AskDefine | Define enclaves

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  1. Plural of enclave

Extensive Definition

In political geography, an enclave is a country or part of a country mostly surrounded by the territory of another country or wholly lying within the boundaries of another country, and an exclave is a part of a country which is geographically separated from the main part by surrounding "alien" territory. Many entities are both enclaves and exclaves, but not all are simultaneously both.

Origin and usage

The word enclave crept into the jargon of diplomacy rather late in English, in 1868, coming from French, the lingua franca of diplomacy, with a sense inherited from late Latin inclavatus meaning 'shut in, locked up" (with a key, late Latin clavis). The word exclave is a logical extension created three decades later.
Although the meanings of both words are close, an exclave may not necessarily be an enclave or vice versa. For example, Kaliningrad, an exclave of Russia, is not an enclave because it is surrounded not by one state, but by two: Lithuania and Poland; it also borders the Baltic Sea. On the other hand, Lesotho is an enclave in South Africa, but it is not politically attached to anything else, meaning that it is not an exclave.
In British administrative history, subnational enclaves were usually called detachments. In English ecclesiastic history, subnational enclaves were known as peculiars (see also Royal Peculiar).
A country almost surrounded by another but having access to the sea is not considered to be an enclave. For this reason, The Gambia is not an enclave of Senegal.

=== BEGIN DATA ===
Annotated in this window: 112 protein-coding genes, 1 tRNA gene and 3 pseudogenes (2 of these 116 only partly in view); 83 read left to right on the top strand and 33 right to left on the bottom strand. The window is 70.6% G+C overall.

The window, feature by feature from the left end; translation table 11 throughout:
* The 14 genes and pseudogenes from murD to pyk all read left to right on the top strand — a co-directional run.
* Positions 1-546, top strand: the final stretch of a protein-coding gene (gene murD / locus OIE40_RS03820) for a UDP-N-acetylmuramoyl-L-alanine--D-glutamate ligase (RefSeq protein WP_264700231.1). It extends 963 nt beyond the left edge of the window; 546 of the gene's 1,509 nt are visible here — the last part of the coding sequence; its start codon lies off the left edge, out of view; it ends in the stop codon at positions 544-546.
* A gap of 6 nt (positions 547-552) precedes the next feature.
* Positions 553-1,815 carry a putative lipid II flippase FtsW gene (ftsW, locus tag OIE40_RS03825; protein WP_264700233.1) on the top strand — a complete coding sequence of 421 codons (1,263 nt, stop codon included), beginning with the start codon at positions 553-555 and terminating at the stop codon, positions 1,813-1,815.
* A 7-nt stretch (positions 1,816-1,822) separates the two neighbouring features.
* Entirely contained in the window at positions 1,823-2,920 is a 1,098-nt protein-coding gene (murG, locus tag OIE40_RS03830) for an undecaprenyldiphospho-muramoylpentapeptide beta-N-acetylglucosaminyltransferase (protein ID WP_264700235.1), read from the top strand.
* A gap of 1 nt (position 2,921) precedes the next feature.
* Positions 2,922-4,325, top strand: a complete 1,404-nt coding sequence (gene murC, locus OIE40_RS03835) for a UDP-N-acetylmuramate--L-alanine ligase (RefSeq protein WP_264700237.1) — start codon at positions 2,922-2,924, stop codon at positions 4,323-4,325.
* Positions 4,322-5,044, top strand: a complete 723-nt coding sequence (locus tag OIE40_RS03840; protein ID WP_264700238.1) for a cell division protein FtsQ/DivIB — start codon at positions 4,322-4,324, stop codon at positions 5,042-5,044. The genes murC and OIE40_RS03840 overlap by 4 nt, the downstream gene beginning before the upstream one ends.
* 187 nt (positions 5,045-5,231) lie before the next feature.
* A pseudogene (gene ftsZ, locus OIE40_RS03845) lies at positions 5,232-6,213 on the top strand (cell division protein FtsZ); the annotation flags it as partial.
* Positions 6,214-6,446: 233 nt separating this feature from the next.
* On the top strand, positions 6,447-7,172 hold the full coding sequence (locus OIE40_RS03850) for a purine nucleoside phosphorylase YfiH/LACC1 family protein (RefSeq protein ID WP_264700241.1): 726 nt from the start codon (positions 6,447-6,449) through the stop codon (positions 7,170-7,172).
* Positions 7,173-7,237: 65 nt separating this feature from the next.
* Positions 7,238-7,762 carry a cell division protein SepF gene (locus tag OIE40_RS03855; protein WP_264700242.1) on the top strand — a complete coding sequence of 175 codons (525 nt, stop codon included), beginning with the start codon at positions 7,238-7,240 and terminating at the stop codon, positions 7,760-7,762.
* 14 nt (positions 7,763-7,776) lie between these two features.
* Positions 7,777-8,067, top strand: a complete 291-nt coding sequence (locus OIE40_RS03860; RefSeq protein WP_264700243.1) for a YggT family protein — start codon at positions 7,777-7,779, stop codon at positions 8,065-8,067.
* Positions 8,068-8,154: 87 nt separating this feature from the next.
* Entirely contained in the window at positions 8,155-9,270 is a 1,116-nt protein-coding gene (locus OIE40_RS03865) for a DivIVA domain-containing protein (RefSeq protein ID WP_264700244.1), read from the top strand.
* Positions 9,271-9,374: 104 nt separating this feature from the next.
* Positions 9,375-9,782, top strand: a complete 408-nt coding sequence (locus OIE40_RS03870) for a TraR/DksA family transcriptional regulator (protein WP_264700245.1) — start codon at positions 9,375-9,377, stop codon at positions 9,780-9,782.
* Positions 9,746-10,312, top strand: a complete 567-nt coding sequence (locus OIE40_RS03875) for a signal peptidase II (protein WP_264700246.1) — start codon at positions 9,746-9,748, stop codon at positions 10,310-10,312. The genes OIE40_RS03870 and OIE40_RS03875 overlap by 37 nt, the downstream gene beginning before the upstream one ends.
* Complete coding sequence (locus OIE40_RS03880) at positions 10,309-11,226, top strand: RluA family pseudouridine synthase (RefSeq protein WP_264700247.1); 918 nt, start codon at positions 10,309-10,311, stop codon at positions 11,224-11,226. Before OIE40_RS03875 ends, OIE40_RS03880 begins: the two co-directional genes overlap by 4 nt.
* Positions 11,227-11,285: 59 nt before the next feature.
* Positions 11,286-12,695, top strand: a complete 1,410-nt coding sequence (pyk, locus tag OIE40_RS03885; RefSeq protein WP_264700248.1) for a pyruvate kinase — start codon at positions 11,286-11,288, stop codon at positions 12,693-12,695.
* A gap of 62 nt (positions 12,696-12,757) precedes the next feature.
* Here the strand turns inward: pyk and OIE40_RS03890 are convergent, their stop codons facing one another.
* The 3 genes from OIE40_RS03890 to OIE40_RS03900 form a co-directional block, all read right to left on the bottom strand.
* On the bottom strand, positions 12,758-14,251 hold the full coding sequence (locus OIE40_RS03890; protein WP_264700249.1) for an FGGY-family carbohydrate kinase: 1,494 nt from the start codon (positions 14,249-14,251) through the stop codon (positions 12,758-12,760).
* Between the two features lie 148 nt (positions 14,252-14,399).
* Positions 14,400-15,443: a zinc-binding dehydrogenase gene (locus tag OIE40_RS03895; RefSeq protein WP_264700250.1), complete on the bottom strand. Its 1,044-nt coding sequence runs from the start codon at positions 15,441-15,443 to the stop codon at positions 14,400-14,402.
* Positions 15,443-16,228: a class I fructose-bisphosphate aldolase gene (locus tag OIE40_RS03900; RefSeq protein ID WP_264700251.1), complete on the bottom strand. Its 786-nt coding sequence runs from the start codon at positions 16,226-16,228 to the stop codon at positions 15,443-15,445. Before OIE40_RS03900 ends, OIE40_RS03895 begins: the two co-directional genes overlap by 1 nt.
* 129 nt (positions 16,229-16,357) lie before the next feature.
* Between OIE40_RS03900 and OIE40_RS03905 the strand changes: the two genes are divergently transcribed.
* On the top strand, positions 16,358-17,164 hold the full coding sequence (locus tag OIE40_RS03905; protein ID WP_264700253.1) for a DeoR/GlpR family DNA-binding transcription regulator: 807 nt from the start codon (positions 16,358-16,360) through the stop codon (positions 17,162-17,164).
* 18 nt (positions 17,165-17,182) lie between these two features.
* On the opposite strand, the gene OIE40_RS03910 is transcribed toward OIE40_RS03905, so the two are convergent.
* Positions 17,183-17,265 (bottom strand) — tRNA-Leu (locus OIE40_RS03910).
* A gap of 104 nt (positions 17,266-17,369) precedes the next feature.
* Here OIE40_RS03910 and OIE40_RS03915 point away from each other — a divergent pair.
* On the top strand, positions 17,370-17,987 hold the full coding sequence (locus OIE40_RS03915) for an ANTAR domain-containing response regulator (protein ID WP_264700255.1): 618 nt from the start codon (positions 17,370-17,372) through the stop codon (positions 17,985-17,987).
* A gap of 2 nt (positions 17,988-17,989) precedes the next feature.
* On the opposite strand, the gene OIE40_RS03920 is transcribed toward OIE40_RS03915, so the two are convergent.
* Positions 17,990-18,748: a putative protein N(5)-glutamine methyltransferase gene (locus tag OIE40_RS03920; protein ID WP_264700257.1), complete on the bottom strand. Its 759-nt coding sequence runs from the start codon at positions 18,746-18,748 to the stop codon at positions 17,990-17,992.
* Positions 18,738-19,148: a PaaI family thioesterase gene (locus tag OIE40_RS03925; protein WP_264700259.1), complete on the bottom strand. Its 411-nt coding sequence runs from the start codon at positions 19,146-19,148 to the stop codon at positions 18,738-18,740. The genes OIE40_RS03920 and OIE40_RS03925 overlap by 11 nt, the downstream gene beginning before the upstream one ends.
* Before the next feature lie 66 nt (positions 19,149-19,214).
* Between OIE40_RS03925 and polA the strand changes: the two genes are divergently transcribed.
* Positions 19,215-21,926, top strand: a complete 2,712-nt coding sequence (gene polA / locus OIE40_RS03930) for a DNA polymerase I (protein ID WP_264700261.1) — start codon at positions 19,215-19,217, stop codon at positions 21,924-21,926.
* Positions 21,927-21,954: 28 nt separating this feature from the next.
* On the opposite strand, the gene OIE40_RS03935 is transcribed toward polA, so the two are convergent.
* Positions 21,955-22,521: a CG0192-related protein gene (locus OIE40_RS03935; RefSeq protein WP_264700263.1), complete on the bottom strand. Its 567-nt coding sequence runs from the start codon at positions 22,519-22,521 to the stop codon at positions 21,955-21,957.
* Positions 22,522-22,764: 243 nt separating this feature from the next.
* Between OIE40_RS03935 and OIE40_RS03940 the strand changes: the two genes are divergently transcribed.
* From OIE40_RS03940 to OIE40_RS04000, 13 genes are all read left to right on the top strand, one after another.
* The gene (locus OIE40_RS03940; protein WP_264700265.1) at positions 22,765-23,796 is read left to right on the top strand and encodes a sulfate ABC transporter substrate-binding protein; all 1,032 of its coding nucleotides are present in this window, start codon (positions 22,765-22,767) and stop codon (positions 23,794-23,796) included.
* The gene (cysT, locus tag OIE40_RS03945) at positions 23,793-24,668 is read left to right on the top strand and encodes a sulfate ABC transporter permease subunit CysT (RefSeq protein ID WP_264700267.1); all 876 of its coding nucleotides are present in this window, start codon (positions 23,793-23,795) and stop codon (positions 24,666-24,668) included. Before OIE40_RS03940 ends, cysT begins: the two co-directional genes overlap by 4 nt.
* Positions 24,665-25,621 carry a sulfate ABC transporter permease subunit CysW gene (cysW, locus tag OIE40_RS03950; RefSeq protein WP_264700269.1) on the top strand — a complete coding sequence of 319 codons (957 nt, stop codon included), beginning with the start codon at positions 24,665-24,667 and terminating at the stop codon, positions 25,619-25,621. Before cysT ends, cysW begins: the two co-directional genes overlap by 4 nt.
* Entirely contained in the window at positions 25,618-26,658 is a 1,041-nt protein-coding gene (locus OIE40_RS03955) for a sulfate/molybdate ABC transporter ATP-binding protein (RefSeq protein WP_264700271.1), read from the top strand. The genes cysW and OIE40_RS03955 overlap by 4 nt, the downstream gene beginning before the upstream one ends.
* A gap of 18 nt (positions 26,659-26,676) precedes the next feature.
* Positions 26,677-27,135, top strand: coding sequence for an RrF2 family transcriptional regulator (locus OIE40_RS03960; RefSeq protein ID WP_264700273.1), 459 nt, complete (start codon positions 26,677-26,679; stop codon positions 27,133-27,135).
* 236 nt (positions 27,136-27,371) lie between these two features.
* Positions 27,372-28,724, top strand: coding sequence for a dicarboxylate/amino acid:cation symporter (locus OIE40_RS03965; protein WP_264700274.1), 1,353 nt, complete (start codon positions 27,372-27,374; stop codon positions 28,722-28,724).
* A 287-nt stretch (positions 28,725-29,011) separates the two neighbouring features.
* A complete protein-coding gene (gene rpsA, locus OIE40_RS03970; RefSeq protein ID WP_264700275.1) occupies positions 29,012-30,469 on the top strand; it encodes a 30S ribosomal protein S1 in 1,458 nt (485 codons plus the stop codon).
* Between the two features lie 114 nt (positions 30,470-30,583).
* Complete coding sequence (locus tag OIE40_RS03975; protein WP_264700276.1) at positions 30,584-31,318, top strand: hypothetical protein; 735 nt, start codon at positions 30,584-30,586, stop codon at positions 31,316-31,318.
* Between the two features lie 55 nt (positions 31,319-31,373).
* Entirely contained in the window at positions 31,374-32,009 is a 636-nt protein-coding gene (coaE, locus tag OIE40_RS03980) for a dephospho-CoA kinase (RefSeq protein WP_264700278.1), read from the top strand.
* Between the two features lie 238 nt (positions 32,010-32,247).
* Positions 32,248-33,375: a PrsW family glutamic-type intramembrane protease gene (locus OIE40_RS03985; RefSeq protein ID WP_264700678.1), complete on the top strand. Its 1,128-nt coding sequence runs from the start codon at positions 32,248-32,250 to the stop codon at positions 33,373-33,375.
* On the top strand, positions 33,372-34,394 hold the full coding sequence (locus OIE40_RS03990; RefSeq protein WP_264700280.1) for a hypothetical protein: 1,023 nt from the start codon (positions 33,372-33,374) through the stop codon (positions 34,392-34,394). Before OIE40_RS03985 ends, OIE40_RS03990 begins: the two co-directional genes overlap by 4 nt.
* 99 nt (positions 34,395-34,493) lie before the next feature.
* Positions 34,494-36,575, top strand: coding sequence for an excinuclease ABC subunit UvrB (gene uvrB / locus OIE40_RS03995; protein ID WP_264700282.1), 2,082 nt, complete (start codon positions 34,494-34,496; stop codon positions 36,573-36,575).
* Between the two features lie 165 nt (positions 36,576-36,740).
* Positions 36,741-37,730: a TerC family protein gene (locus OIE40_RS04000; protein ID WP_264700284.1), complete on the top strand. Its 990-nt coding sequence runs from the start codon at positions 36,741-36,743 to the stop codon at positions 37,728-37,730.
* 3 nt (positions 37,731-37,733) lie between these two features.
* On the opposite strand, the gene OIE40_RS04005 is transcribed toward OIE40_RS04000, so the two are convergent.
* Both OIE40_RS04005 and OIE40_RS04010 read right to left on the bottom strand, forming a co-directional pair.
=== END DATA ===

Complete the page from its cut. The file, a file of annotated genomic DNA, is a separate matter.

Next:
Usage in other fields

In medicine, an exclave is a detached part of an organ, as of the pancreas, thyroid, or other gland.


Enclaves may be created for a variety of historical, political or geographical reasons. Some areas have been left as enclaves by changes in the course of a river.
Since living in an enclave can be very inconvenient and many agreements have to be found by both countries over mail addresses, power supply or passage rights, enclaves tend to be eliminated and many cases that existed before have now been removed.
Many exclaves today have an independence movement, especially if the exclave is far away from the mainland.

True enclaves

See List of enclaves and exclaves.
This refers to those territories where a country is sovereign, but which cannot be reached without entering one particular other country. One example was West Berlin, before the reunification of Germany, which was de facto a West German exclave within East Germany, and thus an East German enclave (many small West Berlin land areas, such as Steinstücken, were in turn separated from the main one, some by only a few meters). De jure all of Berlin was ruled by the four Allied powers; this meant that West Berlin could not send voting members to the German Parliament, and that its citizens were exempt from conscription.
Most of the enclaves now existing are to be found in Asia, with a handful in Africa and Europe. While administrative enclaves are found frequently elsewhere, there are no nation-level enclaves in Australia or the Americas.

Enclaved countries

See also List of countries that border only one other country.

Related constructs and terms

"Practical" enclaves and exclaves and inaccessible districts

Some territories, attached to the motherland by a thin slice of land or territorial water, are more easily accessible by traveling through a foreign country. These territories may be called "practical exclaves" or "pene-exclaves".